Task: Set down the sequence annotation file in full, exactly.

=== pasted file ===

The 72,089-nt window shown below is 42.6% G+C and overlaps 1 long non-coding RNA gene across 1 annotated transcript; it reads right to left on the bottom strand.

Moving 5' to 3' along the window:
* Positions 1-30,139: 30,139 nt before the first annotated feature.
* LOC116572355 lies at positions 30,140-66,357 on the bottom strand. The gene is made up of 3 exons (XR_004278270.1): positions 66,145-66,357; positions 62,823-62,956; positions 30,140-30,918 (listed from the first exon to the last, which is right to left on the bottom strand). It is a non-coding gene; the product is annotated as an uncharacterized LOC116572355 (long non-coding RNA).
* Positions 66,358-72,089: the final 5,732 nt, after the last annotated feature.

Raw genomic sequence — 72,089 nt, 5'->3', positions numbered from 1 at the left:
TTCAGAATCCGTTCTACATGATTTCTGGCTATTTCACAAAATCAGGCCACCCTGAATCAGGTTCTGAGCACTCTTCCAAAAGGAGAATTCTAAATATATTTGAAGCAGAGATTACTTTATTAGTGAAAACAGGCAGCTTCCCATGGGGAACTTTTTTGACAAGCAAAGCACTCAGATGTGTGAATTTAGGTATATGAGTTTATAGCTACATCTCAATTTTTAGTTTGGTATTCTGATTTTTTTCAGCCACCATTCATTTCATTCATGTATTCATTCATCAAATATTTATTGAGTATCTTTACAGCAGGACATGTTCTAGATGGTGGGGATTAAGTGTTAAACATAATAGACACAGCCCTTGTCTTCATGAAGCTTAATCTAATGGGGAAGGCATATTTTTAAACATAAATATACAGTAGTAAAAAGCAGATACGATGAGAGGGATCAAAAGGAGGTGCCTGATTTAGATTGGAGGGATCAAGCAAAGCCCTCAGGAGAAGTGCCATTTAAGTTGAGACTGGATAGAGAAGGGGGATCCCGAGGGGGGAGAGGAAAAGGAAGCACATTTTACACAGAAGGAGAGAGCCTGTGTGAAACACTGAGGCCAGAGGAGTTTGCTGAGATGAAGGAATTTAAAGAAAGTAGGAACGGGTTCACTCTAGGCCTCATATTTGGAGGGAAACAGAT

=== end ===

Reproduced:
The 72,089-nt window shown below is 42.6% G+C and overlaps 1 long non-coding RNA gene across 1 annotated transcript; it reads right to left on the bottom strand.

Moving 5' to 3' along the window:
* Positions 1-30,139: 30,139 nt before the first annotated feature.
* LOC116572355 lies at positions 30,140-66,357 on the bottom strand. The gene is made up of 3 exons (XR_004278270.1): positions 66,145-66,357; positions 62,823-62,956; positions 30,140-30,918 (listed from the first exon to the last, which is right to left on the bottom strand). It is a non-coding gene; the product is annotated as an uncharacterized LOC116572355 (long non-coding RNA).
* Positions 66,358-72,089: the final 5,732 nt, after the last annotated feature.

Raw genomic sequence — 72,089 nt, 5'->3', positions numbered from 1 at the left:
TTCAGAATCCGTTCTACATGATTTCTGGCTATTTCACAAAATCAGGCCACCCTGAATCAGGTTCTGAGCACTCTTCCAAAAGGAGAATTCTAAATATATTTGAAGCAGAGATTACTTTATTAGTGAAAACAGGCAGCTTCCCATGGGGAACTTTTTTGACAAGCAAAGCACTCAGATGTGTGAATTTAGGTATATGAGTTTATAGCTACATCTCAATTTTTAGTTTGGTATTCTGATTTTTTTCAGCCACCATTCATTTCATTCATGTATTCATTCATCAAATATTTATTGAGTATCTTTACAGCAGGACATGTTCTAGATGGTGGGGATTAAGTGTTAAACATAATAGACACAGCCCTTGTCTTCATGAAGCTTAATCTAATGGGGAAGGCATATTTTTAAACATAAATATACAGTAGTAAAAAGCAGATACGATGAGAGGGATCAAAAGGAGGTGCCTGATTTAGATTGGAGGGATCAAGCAAAGCCCTCAGGAGAAGTGCCATTTAAGTTGAGACTGGATAGAGAAGGGGGATCCCGAGGGGGGAGAGGAAAAGGAAGCACATTTTACACAGAAGGAGAGAGCCTGTGTGAAACACTGAGGCCAGAGGAGTTTGCTGAGATGAAGGAATTTAAAGAAAGTAGGAACGGGTTCACTCTAGGCCTCATATTTGGAGGGAAACAGAT